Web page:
Pregnant workers may be dismissed on grounds of a collective redundancy
12 March 2018
In such cases, the employer must provide the dismissed pregnant worker with the reasons justifying the redundancy as well as the objective criteria chosen to identify the workers to be dismissed.
In a recent employment law case - Guisado v Bankia and Others - the Court of Justice of the European Union (CJEU) ruled that the Pregnant Workers Directive 92/85 does not prevent national legislation which allows an employer to dismiss a pregnant worker in the context of a collective redundancy.
Effectively, the Pregnant Workers Directive 92/85 prohibits the dismissal of workers during the period from the beginning of their pregnancy to the end of their maternity leave, save in exceptional cases not connected with their condition which are permitted under national legislation and/or practice.
On 9 January 2013, the Spanish company Bankia opened a period of consultation with its workers’ representatives with a view to carrying out a collective redundancy. On 8 February 2013, the special negotiating body reached an agreement establishing the criteria to be applied in selecting the workers to be made redundant as well as the criteria for establishing priority status for retention in the company.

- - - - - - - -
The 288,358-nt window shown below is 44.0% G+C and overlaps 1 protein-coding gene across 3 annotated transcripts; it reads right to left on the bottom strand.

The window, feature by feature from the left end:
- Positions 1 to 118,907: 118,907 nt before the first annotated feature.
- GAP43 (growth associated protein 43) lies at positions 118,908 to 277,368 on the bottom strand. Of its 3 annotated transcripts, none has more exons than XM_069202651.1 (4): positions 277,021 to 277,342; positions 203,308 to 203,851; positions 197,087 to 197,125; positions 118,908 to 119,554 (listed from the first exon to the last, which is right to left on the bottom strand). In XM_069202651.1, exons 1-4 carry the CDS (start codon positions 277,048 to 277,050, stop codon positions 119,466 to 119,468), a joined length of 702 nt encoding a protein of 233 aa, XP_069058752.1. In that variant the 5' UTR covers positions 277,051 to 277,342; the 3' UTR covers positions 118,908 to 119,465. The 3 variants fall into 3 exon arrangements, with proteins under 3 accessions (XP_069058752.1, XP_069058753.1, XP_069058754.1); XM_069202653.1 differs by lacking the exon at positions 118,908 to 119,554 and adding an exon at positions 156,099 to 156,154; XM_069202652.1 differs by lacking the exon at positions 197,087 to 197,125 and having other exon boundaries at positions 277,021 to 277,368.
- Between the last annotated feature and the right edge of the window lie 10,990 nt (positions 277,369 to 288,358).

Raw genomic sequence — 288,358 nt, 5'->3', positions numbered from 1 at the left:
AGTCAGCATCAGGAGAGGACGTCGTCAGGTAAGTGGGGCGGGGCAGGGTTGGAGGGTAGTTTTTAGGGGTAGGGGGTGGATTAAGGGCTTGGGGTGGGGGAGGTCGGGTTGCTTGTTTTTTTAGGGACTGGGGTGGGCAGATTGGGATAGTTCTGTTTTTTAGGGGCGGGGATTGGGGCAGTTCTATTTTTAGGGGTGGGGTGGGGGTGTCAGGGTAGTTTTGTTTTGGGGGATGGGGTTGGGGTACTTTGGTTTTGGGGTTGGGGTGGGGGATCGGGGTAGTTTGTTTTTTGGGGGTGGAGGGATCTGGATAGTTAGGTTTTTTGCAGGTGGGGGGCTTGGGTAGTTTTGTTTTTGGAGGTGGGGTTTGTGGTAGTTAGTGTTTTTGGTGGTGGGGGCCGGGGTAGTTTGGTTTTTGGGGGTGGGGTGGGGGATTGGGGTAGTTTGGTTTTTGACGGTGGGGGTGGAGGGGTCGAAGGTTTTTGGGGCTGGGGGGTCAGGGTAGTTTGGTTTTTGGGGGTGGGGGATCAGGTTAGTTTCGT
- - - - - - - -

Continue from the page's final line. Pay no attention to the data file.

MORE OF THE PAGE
On 13 November 2013, Bankia notified a worker, who was pregnant at the time, of her dismissal by letter, in accordance with the agreement drawn up by the special negotiating body. That letter stated, among other things, in the specific case of the province where she worked it was necessary to significantly reduce the number of staff and that, as a result of the assessment process carried out in the undertaking during the consultation period, she had obtained a score that was among the lowest in the province.
The worker in question challenged her dismissal but the court ruled in favour of Bankia. She then appealed against that judgment but the CJEU said that a dismissal decision taken during the period from the beginning of pregnancy to the end of the maternity leave for reasons unconnected with the worker’s pregnancy is not contrary to the Pregnant Workers Directive 92/85, if the employer gives substantiated grounds for the dismissal in writing and the dismissal of the person concerned is permitted under the relevant national legislation and/or practice.